If you have found or can see that the opening is not a true rectangle and cannot determine where any right angles are, you need to take a template.
The objective is to make a piece that will fit into the opening without bending or being too small for the space. It will be the same size as the finished panel and so you will be able to put the finished panel into the opening without needing to trim or expand the panel.
First, trim the sheet of material you have chosen to use to a size a little larger than the measured size. Place the uncut side along one of the long sides of the opening. If the opening is a portrait format, place it on the right or left side as convenient to you.
Next, adjust the bottom by marking a line on the sheet. This is where a second person is very useful. One person can hold the sheet in place on outside of the opening and the other do the marking from the inside –in the case of the rebate being on the outside and vice versa if the rebate is on the inside. The marked line should be as close to the edge of the rebate as possible. The special case of an opening in stone will be dealt with separately.
Then take the sheet to a place where it can be safely cut. A long metal straight edge and craft or “Stanley” knife are often the best aids to cutting straight lines. Replace the sheet into the opening after cutting, and make any adjustments to the size and angles of the sheet at the bottom by marking and cutting as necessary.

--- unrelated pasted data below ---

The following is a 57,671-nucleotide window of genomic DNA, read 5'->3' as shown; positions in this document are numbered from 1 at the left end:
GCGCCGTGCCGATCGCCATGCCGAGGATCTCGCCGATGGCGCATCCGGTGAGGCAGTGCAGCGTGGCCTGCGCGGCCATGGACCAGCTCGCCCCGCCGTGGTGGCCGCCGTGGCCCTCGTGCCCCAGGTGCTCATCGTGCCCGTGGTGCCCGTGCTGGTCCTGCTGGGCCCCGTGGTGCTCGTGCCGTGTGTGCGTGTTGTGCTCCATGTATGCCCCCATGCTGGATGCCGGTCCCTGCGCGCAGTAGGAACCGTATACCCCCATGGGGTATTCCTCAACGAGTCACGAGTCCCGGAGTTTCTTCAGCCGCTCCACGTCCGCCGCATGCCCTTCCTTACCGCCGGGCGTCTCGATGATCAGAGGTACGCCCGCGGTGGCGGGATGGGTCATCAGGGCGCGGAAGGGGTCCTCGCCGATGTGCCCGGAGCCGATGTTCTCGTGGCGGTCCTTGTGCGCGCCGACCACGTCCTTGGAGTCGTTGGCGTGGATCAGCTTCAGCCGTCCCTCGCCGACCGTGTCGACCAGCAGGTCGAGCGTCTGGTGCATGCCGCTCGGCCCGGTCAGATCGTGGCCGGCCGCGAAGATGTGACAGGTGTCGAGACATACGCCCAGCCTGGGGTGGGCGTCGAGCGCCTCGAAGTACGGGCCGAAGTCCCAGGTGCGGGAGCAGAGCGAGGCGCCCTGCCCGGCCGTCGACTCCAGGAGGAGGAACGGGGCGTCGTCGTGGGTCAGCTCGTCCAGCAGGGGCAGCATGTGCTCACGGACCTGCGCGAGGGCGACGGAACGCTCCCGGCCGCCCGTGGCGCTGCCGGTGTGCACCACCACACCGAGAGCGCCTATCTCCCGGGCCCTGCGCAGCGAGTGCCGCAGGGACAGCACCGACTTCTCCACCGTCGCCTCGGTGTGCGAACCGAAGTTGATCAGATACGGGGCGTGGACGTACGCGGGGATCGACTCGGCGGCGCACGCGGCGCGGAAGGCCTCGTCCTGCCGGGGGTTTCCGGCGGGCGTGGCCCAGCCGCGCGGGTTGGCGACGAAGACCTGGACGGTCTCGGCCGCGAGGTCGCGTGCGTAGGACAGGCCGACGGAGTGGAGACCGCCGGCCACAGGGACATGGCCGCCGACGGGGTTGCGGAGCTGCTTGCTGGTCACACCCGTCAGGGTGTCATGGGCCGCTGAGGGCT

When the side and bottom are adjusted, start on the other side. Proceed as for the bottom.
When the side is finished, start on the top.
Finally, present the whole sheet to the opening to make sure it slips into place with no snags, or bending of the sheet.
It may be that the opening is too large for a single sheet. In that case you will need to work with two or more sheets and try them together for the final fitting into the opening. You can put them together in the window. You can fasten them together with tape or other fasteners to make one sheet. You can also make two parallel lines both at angles and at intervals across the sheet so that when you get back to the studio you can exactly reproduce the full sheet by matching the marks and then firmly fastening them together. This makes transport of large templates much easier.
You will know that a panel made to a template made in this way will fit into the opening, no matter how irregular the opening may be.